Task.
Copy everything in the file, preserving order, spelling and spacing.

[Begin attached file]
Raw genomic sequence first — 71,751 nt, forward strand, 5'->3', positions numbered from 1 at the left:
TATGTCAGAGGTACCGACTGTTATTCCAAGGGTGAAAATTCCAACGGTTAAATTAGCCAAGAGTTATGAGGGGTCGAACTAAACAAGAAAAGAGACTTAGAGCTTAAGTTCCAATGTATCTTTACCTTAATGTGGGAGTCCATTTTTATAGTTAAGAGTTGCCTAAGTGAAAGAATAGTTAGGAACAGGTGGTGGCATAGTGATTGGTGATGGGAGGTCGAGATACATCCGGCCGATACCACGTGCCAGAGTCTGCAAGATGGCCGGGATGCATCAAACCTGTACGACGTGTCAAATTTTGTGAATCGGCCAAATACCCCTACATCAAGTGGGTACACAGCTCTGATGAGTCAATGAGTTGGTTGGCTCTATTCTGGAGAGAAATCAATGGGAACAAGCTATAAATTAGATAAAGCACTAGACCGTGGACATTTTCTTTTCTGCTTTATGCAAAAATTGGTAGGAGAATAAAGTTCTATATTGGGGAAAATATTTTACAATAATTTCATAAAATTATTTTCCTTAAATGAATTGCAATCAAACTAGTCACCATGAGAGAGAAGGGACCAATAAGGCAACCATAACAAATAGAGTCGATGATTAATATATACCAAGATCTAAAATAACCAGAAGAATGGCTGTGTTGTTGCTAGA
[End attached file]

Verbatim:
Raw genomic sequence first — 71,751 nt, forward strand, 5'->3', positions numbered from 1 at the left:
TATGTCAGAGGTACCGACTGTTATTCCAAGGGTGAAAATTCCAACGGTTAAATTAGCCAAGAGTTATGAGGGGTCGAACTAAACAAGAAAAGAGACTTAGAGCTTAAGTTCCAATGTATCTTTACCTTAATGTGGGAGTCCATTTTTATAGTTAAGAGTTGCCTAAGTGAAAGAATAGTTAGGAACAGGTGGTGGCATAGTGATTGGTGATGGGAGGTCGAGATACATCCGGCCGATACCACGTGCCAGAGTCTGCAAGATGGCCGGGATGCATCAAACCTGTACGACGTGTCAAATTTTGTGAATCGGCCAAATACCCCTACATCAAGTGGGTACACAGCTCTGATGAGTCAATGAGTTGGTTGGCTCTATTCTGGAGAGAAATCAATGGGAACAAGCTATAAATTAGATAAAGCACTAGACCGTGGACATTTTCTTTTCTGCTTTATGCAAAAATTGGTAGGAGAATAAAGTTCTATATTGGGGAAAATATTTTACAATAATTTCATAAAATTATTTTCCTTAAATGAATTGCAATCAAACTAGTCACCATGAGAGAGAAGGGACCAATAAGGCAACCATAACAAATAGAGTCGATGATTAATATATACCAAGATCTAAAATAACCAGAAGAATGGCTGTGTTGTTGCTAGA